Thursday, March 2, 2017

RCMP Bullying and Harassment leads to thousands in damages in civil case

Judge slams Mounties for ‘outrageous’ harassment, awarding sergeant $141,000 in bullying lawsuit 
Senior RCMP officials serially harassed a decorated investigator over a period of years, derailing his career and causing him severe emotional distress, an Ontario judge ruled Tuesday.
Ontario Superior Court Justice Mary Vallee awarded Sgt. Peter Merrifield, who is still with the force, a total of $141,000 in general and special damages in the case. She called the RCMP’s conduct toward him “outrageous” and “beyond all standards of what is right and decent.”
“Not only did Mr. Merrifield suffer from significant mental-health issues as a result of the actions taken by the RCMP,” she wrote, “those actions also stained his reputation.”
Tuesday’s decision brought an end to a sometimes sordid case that stretched on for 10 years, featured secret witnesses and saw a senior Mountie admit, on the stand, that he once tried to solicit a prostitute in London, Ont.
The ruling is only the latest in a series of dark marks against the RCMP, which has been dogged for years by accusations of a toxic internal culture rife with bullying and harassment.
Merrifield sued the force in 2007, alleging a years-long pattern of retaliation. He claimed his once-promising career was sidelined starting in 2005, after he ran for a Conservative Party nomination for the 2006 federal election.
Merrifield has always maintained he didn’t want to win that nomination. He sold no memberships and didn’t campaign. His only goal was to appear at the meeting so he could speak out against the tactics employed by the eventual winner, then Barrie city councillor Patrick Brown. (Brown is now the leader of the Ontario Progressive Conservative Party.)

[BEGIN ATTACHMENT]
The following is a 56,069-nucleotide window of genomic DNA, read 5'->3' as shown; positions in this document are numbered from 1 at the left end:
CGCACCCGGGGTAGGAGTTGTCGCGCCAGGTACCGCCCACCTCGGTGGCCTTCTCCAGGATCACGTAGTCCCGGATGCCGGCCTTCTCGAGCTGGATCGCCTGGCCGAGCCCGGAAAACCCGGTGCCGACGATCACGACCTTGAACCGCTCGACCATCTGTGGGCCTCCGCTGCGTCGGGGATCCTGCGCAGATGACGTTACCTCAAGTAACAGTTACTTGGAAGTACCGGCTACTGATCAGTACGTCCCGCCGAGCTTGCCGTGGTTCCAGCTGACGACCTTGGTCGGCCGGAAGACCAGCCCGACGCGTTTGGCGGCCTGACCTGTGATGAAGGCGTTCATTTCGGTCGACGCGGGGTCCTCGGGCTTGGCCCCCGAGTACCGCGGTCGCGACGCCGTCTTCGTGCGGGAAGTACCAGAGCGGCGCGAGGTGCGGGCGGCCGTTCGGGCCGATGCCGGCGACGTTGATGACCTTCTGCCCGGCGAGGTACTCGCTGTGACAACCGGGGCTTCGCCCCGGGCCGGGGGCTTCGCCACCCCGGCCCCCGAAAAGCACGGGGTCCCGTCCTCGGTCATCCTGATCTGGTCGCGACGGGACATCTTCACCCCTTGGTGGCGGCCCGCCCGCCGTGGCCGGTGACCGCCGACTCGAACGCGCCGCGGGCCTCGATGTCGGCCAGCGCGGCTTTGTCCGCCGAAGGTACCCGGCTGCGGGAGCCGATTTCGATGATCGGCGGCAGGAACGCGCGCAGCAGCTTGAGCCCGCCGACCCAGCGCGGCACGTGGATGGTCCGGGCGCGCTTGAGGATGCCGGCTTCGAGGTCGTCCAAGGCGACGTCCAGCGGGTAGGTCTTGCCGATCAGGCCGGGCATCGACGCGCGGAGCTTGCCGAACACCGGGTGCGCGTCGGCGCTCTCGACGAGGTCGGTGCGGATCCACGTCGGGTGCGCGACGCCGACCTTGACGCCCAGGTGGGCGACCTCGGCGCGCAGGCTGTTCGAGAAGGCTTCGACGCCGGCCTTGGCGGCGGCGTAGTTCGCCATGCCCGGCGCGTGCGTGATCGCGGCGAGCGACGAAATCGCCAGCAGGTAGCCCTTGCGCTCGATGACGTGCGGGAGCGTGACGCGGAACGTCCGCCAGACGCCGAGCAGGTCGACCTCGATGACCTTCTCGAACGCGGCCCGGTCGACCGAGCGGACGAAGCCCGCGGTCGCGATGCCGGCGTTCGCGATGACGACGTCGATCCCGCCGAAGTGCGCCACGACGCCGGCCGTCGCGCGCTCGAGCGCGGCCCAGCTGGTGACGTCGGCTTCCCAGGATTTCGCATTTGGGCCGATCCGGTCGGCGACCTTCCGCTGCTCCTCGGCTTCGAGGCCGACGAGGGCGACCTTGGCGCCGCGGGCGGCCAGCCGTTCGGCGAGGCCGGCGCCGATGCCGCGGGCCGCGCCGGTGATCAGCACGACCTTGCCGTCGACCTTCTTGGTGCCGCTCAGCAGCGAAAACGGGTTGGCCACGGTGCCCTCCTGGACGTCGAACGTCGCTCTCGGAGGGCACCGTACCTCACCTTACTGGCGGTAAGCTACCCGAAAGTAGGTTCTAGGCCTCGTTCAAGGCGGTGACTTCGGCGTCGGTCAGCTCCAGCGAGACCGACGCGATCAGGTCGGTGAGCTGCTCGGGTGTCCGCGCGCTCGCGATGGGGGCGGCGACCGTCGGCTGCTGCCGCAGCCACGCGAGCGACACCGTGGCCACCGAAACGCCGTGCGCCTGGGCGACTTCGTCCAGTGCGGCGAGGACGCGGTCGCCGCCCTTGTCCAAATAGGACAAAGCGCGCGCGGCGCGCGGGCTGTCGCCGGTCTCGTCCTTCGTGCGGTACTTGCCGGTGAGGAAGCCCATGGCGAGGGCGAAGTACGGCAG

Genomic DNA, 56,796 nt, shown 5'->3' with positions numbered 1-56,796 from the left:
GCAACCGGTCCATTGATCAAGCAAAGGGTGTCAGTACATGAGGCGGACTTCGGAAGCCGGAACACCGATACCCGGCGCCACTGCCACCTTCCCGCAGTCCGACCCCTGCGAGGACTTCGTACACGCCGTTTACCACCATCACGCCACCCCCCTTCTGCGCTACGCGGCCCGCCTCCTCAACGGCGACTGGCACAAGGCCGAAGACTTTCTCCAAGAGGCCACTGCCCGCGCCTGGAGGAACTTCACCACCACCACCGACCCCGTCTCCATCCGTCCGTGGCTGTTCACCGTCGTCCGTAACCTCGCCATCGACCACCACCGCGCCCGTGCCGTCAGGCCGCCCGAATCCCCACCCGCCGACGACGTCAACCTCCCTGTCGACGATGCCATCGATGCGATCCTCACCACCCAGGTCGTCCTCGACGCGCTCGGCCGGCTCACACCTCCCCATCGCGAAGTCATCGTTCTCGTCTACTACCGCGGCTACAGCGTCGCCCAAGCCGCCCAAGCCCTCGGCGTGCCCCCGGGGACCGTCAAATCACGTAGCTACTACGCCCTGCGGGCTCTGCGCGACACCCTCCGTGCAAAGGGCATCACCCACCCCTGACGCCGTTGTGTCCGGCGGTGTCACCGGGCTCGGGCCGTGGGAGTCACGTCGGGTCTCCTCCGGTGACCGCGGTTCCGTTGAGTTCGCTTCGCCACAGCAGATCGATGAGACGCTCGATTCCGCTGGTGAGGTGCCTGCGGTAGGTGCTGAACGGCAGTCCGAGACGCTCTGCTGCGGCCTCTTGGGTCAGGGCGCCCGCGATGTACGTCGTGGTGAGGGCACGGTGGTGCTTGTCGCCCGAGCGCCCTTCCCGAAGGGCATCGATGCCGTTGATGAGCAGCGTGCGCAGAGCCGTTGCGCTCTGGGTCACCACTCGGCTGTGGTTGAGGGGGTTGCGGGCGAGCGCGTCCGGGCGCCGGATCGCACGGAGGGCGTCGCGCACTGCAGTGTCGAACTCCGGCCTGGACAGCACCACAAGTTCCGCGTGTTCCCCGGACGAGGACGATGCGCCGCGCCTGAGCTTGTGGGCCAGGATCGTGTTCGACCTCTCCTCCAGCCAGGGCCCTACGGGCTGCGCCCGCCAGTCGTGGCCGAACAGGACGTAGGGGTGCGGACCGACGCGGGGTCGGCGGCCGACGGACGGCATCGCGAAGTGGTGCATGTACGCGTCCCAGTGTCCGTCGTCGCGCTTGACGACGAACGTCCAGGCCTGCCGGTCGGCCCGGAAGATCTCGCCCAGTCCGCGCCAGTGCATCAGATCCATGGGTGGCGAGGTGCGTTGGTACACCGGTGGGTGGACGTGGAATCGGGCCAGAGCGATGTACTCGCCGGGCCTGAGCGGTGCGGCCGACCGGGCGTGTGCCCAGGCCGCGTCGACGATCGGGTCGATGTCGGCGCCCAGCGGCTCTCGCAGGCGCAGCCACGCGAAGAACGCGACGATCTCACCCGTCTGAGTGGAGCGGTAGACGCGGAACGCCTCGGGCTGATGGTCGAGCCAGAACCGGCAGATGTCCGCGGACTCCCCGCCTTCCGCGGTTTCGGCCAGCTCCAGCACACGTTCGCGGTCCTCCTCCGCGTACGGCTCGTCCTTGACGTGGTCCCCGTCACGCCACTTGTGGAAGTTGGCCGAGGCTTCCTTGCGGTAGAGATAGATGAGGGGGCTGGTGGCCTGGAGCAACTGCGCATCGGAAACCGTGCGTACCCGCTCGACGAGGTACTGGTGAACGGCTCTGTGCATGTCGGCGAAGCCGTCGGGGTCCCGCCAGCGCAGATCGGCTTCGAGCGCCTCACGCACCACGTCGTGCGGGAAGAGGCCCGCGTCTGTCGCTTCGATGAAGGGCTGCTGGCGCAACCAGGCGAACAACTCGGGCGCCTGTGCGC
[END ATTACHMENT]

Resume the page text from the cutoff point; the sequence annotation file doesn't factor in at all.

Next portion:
Regardless, in the aftermath of that meeting, he claimed his career was unduly and illegally stymied. He was pulled off an elite protection force that investigated threats against politicians and other dignitaries. He was subject to repeated internal investigations, none of which found any significant wrongdoing. He ended up sidelined for months with severe depression and post-traumatic stress disorder. At one point, while on mental-health leave, he even turned in his service pistol.
The architect of much of that harassment, Merrifield long believed, was RCMP Supt. Marc Proulx. Proulx, who has since retired, aggressively questioned Merrifield about the nomination meeting, grilling him “on his political platform and his campaign materials,” Vallee wrote, conduct she called “outrageous” and “beyond all standards of what is right and decent.”
Afterward, Proulx had Merrifield transferred out of his elite investigative unit, a move Vallee called “unjustified and punitive. It resulted in a permanent stain on Mr. Merrifield’s reputation and career. The stain did not fade with time.”
Mr. Merrifield suffered from significant depression and post-tramautic stress disorder as a result of the actions taken by the RCMP

He also opened an internal investigation into Merrifield’s use of his RCMP credit card. On that point, Vallee was particularly scathing. She wrote that by opening that investigation, Proulx showed a “reckless disregard of causing Mr. Merrifield emotional distress.”
She also found that Proulx’s “concern that Mr. Merrifield had engaged in disgraceful conduct was disingenuous” because at about the same time, he was engaged in his own conduct that would bring the Mounties into disrepute, namely trying to solicit a prostitute in London who turned out to be an undercover police officer.
In the end, Vallee awarded Merrifield $41,000 for lost wages and $100,000 in compensation for the harassment he suffered.
“He was unable to work for various periods of time,” she wrote. “At one point, he disengaged from his family and spent his days lying on a sofa. He did not bathe and developed bed sores.”
Vallee did not, however, find that the force breached Merrifield’s Charter rights, nor did she award him any punitive damages.
Merrifield, who has since become a vocal advocate for RCMP unionization, said the campaign against him continues to this day. He would not list any specific complaints, but he wants the minister of public safety to appoint an external investigator to probe the actions of senior Mounties in his case.
“I want to see the public have the same faith in the RCMP as it used to have,” he said.
A spokesman for the RCMP said the force had received the judgment and was in the process of reviewing it.
Merrifield, for his part, said he’d like to return to the kind of national security work he was involved in before all this began. “It’s 12 years of my life,” he said. “It’s sad that it’s taken that long.”
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